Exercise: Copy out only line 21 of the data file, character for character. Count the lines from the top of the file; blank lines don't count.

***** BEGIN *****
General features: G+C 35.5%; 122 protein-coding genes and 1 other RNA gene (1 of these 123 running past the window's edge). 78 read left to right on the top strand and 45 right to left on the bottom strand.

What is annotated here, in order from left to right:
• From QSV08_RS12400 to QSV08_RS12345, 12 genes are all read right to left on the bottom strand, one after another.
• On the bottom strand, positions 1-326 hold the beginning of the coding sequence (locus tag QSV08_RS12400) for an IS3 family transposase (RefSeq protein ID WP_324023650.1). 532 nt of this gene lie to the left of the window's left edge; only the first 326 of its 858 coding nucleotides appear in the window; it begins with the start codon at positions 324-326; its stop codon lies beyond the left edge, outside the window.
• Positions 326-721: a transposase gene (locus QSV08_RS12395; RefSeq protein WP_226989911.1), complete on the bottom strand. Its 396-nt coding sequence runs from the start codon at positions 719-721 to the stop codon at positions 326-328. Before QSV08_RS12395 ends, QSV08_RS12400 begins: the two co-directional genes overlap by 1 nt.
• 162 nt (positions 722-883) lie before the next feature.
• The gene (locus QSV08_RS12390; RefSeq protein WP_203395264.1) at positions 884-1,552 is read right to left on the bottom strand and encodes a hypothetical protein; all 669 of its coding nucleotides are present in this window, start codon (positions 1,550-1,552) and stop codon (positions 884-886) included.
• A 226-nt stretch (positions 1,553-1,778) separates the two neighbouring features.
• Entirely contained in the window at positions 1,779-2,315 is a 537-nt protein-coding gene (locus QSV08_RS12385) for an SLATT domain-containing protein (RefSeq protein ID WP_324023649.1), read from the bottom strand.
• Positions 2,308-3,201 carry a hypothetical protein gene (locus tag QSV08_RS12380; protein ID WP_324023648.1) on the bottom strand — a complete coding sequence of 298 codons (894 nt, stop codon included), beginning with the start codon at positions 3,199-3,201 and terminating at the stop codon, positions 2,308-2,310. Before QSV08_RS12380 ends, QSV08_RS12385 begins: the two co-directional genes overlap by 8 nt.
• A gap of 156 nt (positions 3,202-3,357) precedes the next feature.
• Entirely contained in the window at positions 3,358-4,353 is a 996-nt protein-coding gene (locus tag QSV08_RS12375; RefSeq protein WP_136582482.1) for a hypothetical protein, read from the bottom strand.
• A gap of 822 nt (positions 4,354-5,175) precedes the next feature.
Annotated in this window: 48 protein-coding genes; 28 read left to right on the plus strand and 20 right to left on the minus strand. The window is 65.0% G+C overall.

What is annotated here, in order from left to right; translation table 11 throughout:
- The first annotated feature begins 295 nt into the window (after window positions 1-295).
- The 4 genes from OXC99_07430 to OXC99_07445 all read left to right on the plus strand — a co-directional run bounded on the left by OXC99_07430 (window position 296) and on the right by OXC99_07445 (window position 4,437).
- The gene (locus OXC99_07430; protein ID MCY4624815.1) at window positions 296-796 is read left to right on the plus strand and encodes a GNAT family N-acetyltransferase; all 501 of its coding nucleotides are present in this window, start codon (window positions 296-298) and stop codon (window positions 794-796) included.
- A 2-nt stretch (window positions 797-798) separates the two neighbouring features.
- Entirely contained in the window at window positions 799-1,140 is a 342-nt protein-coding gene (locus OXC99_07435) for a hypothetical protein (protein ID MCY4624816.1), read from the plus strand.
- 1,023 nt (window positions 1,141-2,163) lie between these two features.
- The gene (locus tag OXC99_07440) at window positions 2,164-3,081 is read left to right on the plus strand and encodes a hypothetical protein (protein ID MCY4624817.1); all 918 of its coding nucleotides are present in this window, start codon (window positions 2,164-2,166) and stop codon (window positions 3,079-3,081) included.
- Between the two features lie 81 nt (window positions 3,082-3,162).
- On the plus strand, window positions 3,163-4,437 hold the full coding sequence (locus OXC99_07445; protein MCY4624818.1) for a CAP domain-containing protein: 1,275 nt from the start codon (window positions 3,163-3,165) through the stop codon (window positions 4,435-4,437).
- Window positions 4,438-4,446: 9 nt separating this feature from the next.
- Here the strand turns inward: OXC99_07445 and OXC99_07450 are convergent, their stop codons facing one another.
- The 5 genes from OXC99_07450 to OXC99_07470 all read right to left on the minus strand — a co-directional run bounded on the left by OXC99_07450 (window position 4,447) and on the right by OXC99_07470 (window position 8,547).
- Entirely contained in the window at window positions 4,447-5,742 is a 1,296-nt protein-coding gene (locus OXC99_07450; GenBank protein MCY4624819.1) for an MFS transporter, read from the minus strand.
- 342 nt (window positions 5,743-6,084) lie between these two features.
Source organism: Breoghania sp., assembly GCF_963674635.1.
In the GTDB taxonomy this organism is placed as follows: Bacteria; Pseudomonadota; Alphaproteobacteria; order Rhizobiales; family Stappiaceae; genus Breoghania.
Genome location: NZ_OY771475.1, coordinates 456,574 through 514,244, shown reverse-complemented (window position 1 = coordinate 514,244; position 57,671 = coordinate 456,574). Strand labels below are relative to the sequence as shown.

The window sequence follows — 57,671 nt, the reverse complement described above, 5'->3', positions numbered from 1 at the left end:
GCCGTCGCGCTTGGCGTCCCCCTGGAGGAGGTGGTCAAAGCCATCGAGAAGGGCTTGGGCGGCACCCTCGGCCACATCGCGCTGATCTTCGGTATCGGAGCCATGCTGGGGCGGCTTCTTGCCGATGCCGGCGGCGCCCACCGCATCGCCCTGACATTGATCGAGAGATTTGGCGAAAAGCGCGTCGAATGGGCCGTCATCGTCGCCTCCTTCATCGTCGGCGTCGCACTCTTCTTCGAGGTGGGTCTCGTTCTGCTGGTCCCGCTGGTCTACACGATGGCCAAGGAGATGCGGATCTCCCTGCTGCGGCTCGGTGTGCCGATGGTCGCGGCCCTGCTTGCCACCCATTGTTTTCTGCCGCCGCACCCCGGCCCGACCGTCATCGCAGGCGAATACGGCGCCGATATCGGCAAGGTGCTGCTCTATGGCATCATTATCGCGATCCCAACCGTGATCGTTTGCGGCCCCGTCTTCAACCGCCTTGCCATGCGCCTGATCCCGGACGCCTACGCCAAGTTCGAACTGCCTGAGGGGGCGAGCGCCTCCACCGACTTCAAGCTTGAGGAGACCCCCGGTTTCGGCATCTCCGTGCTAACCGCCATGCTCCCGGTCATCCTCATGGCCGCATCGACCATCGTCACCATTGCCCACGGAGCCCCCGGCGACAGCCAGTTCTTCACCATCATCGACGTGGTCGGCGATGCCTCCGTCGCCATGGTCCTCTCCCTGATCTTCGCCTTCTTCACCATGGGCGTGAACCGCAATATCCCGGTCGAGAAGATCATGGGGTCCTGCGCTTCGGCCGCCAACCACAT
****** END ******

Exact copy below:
- 1,023 nt (window positions 1,141-2,163) lie between these two features.